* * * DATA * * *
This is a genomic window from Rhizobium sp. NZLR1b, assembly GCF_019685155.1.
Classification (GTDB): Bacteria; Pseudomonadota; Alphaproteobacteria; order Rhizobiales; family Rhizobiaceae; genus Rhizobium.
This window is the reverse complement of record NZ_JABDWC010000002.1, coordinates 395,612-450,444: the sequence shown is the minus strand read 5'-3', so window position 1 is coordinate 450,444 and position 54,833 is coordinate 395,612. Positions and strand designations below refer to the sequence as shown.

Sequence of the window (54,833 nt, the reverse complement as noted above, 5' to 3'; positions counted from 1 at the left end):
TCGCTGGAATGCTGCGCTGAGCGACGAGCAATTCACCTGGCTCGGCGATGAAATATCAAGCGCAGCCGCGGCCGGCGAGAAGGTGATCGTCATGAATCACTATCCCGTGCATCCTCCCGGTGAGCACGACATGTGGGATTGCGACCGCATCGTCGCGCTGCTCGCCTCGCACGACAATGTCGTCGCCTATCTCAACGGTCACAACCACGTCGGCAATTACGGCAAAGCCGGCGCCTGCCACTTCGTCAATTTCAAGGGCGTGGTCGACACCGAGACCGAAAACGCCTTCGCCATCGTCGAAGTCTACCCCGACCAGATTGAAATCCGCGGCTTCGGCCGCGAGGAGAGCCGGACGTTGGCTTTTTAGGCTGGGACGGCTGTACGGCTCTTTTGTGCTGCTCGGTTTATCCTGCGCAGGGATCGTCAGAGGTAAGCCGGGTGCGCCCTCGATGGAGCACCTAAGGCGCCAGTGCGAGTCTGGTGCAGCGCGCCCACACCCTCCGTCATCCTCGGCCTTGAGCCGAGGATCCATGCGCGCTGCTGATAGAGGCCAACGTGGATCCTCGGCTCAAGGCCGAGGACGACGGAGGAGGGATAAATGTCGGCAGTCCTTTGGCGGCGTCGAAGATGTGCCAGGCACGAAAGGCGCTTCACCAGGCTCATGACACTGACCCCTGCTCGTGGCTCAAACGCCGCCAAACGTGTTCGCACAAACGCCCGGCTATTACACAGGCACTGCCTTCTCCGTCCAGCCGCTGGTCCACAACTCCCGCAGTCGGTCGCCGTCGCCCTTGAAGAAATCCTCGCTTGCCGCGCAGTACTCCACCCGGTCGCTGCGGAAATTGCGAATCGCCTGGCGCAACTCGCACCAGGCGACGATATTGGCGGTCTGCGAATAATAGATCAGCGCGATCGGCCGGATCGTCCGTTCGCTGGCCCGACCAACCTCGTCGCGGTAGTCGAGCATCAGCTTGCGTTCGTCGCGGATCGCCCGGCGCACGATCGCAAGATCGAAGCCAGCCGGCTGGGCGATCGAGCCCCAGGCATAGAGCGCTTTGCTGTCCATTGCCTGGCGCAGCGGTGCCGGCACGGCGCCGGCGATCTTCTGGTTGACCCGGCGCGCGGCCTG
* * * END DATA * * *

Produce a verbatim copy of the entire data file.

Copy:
This is a genomic window from Rhizobium sp. NZLR1b, assembly GCF_019685155.1.
Classification (GTDB): Bacteria; Pseudomonadota; Alphaproteobacteria; order Rhizobiales; family Rhizobiaceae; genus Rhizobium.
This window is the reverse complement of record NZ_JABDWC010000002.1, coordinates 395,612-450,444: the sequence shown is the minus strand read 5'-3', so window position 1 is coordinate 450,444 and position 54,833 is coordinate 395,612. Positions and strand designations below refer to the sequence as shown.

Sequence of the window (54,833 nt, the reverse complement as noted above, 5' to 3'; positions counted from 1 at the left end):
TCGCTGGAATGCTGCGCTGAGCGACGAGCAATTCACCTGGCTCGGCGATGAAATATCAAGCGCAGCCGCGGCCGGCGAGAAGGTGATCGTCATGAATCACTATCCCGTGCATCCTCCCGGTGAGCACGACATGTGGGATTGCGACCGCATCGTCGCGCTGCTCGCCTCGCACGACAATGTCGTCGCCTATCTCAACGGTCACAACCACGTCGGCAATTACGGCAAAGCCGGCGCCTGCCACTTCGTCAATTTCAAGGGCGTGGTCGACACCGAGACCGAAAACGCCTTCGCCATCGTCGAAGTCTACCCCGACCAGATTGAAATCCGCGGCTTCGGCCGCGAGGAGAGCCGGACGTTGGCTTTTTAGGCTGGGACGGCTGTACGGCTCTTTTGTGCTGCTCGGTTTATCCTGCGCAGGGATCGTCAGAGGTAAGCCGGGTGCGCCCTCGATGGAGCACCTAAGGCGCCAGTGCGAGTCTGGTGCAGCGCGCCCACACCCTCCGTCATCCTCGGCCTTGAGCCGAGGATCCATGCGCGCTGCTGATAGAGGCCAACGTGGATCCTCGGCTCAAGGCCGAGGACGACGGAGGAGGGATAAATGTCGGCAGTCCTTTGGCGGCGTCGAAGATGTGCCAGGCACGAAAGGCGCTTCACCAGGCTCATGACACTGACCCCTGCTCGTGGCTCAAACGCCGCCAAACGTGTTCGCACAAACGCCCGGCTATTACACAGGCACTGCCTTCTCCGTCCAGCCGCTGGTCCACAACTCCCGCAGTCGGTCGCCGTCGCCCTTGAAGAAATCCTCGCTTGCCGCGCAGTACTCCACCCGGTCGCTGCGGAAATTGCGAATCGCCTGGCGCAACTCGCACCAGGCGACGATATTGGCGGTCTGCGAATAATAGATCAGCGCGATCGGCCGGATCGTCCGTTCGCTGGCCCGACCAACCTCGTCGCGGTAGTCGAGCATCAGCTTGCGTTCGTCGCGGATCGCCCGGCGCACGATCGCAAGATCGAAGCCAGCCGGCTGGGCGATCGAGCCCCAGGCATAGAGCGCTTTGCTGTCCATTGCCTGGCGCAGCGGTGCCGGCACGGCGCCGGCGATCTTCTGGTTGACCCGGCGCGCGGCCTG